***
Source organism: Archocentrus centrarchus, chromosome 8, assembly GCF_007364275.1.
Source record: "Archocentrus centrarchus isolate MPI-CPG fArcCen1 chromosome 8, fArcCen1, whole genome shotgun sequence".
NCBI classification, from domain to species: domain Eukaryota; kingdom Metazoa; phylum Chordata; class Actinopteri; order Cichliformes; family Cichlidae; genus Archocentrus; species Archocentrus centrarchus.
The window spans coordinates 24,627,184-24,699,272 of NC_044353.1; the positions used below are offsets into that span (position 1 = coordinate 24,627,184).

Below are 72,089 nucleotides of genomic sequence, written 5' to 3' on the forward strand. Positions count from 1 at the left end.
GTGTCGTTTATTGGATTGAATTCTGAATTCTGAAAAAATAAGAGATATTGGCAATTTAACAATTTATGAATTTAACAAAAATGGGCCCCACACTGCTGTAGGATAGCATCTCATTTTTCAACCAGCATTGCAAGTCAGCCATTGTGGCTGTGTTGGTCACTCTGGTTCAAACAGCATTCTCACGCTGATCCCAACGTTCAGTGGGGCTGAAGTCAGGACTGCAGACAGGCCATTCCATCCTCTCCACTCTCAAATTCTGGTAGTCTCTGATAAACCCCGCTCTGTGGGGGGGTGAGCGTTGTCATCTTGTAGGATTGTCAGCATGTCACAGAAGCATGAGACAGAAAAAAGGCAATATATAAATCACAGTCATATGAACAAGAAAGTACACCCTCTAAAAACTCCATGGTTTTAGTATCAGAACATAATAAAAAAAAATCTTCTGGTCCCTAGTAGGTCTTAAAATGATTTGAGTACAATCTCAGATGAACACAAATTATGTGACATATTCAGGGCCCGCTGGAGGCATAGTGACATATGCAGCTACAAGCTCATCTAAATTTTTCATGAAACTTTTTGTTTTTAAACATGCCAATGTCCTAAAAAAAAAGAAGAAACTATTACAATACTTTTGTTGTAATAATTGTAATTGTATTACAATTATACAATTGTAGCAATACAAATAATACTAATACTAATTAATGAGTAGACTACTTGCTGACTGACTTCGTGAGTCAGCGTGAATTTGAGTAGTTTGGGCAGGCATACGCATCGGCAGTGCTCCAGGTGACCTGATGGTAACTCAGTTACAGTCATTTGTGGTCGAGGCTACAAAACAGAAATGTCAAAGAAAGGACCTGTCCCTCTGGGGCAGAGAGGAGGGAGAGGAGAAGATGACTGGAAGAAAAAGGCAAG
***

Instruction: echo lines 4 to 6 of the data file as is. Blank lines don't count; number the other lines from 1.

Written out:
The window spans coordinates 24,627,184-24,699,272 of NC_044353.1; the positions used below are offsets into that span (position 1 = coordinate 24,627,184).

Below are 72,089 nucleotides of genomic sequence, written 5' to 3' on the forward strand. Positions count from 1 at the left end.
GTGTCGTTTATTGGATTGAATTCTGAATTCTGAAAAAATAAGAGATATTGGCAATTTAACAATTTATGAATTTAACAAAAATGGGCCCCACACTGCTGTAGGATAGCATCTCATTTTTCAACCAGCATTGCAAGTCAGCCATTGTGGCTGTGTTGGTCACTCTGGTTCAAACAGCATTCTCACGCTGATCCCAACGTTCAGTGGGGCTGAAGTCAGGACTGCAGACAGGCCATTCCATCCTCTCCACTCTCAAATTCTGGTAGTCTCTGATAAACCCCGCTCTGTGGGGGGGTGAGCGTTGTCATCTTGTAGGATTGTCAGCATGTCACAGAAGCATGAGACAGAAAAAAGGCAATATATAAATCACAGTCATATGAACAAGAAAGTACACCCTCTAAAAACTCCATGGTTTTAGTATCAGAACATAATAAAAAAAAATCTTCTGGTCCCTAGTAGGTCTTAAAATGATTTGAGTACAATCTCAGATGAACACAAATTATGTGACATATTCAGGGCCCGCTGGAGGCATAGTGACATATGCAGCTACAAGCTCATCTAAATTTTTCATGAAACTTTTTGTTTTTAAACATGCCAATGTCCTAAAAAAAAAGAAGAAACTATTACAATACTTTTGTTGTAATAATTGTAATTGTATTACAATTATACAATTGTAGCAATACAAATAATACTAATACTAATTAATGAGTAGACTACTTGCTGACTGACTTCGTGAGTCAGCGTGAATTTGAGTAGTTTGGGCAGGCATACGCATCGGCAGTGCTCCAGGTGACCTGATGGTAACTCAGTTACAGTCATTTGTGGTCGAGGCTACAAAACAGAAATGTCAAAGAAAGGACCTGTCCCTCTGGGGCAGAGAGGAGGGAGAGGAGAAGATGACTGGAAGAAAAAGGCAAG